THE HAGUE - Far-right Dutch leader Geert Wilders suffered a major setback to his goal of forming a governing coalition Wednesday when a key potential partner ruled itself out, uncomfortable with his extreme views.
A week after Wilders sparked a political earthquake in the Netherlands and further afield with a stunning election victory, his task of building a coalition has become even more difficult.
The process is being closely scrutinised in Brussels and across Europe, given Wilders' anti-Islam, anti-immigrant, and anti-European manifesto, which also calls for a halt in weapons supplies to Ukraine.
Wilders needs the backing of 76 MPs in the 150-seat parliament for a working majority. His PVV Freedom Party shocked everyone by clinching 37 seats -- far beyond what polls had predicted.
His preferred coalition is with the BBB farmers party (seven seats), the all-new pro-reform New Social Party (20 seats) and the current ruling party, the centre-right VVD (24 seats).
The VVD has already ruled out participation, saying it would "support a centre-right coalition" from the opposition benches. The BBB and the NSC were seen as more amenable.
But the NSC and its popular leader Pieter Omtzigt said Wednesday it did not see a way of working with the PVV unless it clarified the more extreme parts of its manifesto.
"All in all, the NSC faction does not now see any basis to start talks with the PVV about a majority or a minority government," said a letter from Omtzigt to the "scout" charged with overseeing the negotiations.
The PVV manifesto "contains views which in our judgement go against the constitution... here we draw a hard line," said the letter.
The manifesto calls for a ban on mosques, headscarves and the Koran, as well as a referendum on a "Nexit" -- the Netherlands leaving the European Union.
- 'Cabinet of experts' -
Wilders moderated his tone during the election campaign and has stressed since election night that he wants to be prime minister "for all Dutch" regardless of race or religion.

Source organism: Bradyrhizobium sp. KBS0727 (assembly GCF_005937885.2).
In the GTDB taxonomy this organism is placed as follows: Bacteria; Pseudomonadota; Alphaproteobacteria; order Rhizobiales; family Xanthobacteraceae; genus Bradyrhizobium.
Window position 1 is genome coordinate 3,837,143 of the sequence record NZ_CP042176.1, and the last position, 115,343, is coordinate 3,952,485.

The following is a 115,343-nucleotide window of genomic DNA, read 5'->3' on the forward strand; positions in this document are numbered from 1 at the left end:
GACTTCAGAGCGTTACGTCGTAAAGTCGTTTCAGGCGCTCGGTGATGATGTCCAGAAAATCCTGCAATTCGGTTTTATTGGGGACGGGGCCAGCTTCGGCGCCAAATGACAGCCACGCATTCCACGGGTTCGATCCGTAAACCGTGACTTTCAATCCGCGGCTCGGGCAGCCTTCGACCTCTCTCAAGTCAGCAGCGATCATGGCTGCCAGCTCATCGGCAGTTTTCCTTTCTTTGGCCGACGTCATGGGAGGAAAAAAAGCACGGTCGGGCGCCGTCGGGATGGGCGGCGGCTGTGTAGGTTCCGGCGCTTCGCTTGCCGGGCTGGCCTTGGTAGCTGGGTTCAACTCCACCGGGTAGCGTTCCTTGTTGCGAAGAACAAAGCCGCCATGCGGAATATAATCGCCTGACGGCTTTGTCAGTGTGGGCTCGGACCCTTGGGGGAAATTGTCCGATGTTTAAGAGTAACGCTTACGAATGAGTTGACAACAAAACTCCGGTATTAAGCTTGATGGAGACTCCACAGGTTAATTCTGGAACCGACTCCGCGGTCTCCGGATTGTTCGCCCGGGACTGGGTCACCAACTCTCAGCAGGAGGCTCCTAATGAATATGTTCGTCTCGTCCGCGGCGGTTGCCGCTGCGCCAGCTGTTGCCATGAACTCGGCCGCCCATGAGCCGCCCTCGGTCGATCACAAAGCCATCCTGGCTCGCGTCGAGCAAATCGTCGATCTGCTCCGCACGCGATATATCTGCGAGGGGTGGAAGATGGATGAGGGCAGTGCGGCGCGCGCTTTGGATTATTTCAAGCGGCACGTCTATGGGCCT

"We notice that Mr Wilders has said he wants to put the relevant parts of his manifesto 'in the freezer'. But it is not clear what he means by this. What is the status of the PVV manifesto now?" asked the NSC.
Omtzigt's letter also set out "several obstacles" in terms of policy to working with the PVV, mentioning Ukraine, a Nexit, and fiscal soundness.
If a working coalition could not be formed, Omtzigt suggested, among other options, a "cabinet of experts" made up of non-politicians.
Wilders himself reiterated his call for the leaders of his preferred coalition to sit down together and "see what is possible."
He said he and his party were prepared to be "firm but reasonable" about their policies and that "no one should doubt that I am for all Dutch people, Christians, Muslims, or non-believers."
He has also raised the prospect of a minority government if he is unable to convince others to join him.
The process of forming a government in the fractured Dutch political system typically takes several months -- the last coalition of Prime Minister Mark Rutte took 271 days.
Wilders has said it can be achieved "in a couple of weeks" if all the parties came to the negotiating table but most experts think a government will not be announced before the middle of next year.
The process itself got off to a chaotic start when Wilders' hand-picked "scout", who shuttles between parties to see who can work with whom, quit over fraud allegations before negotiations even began.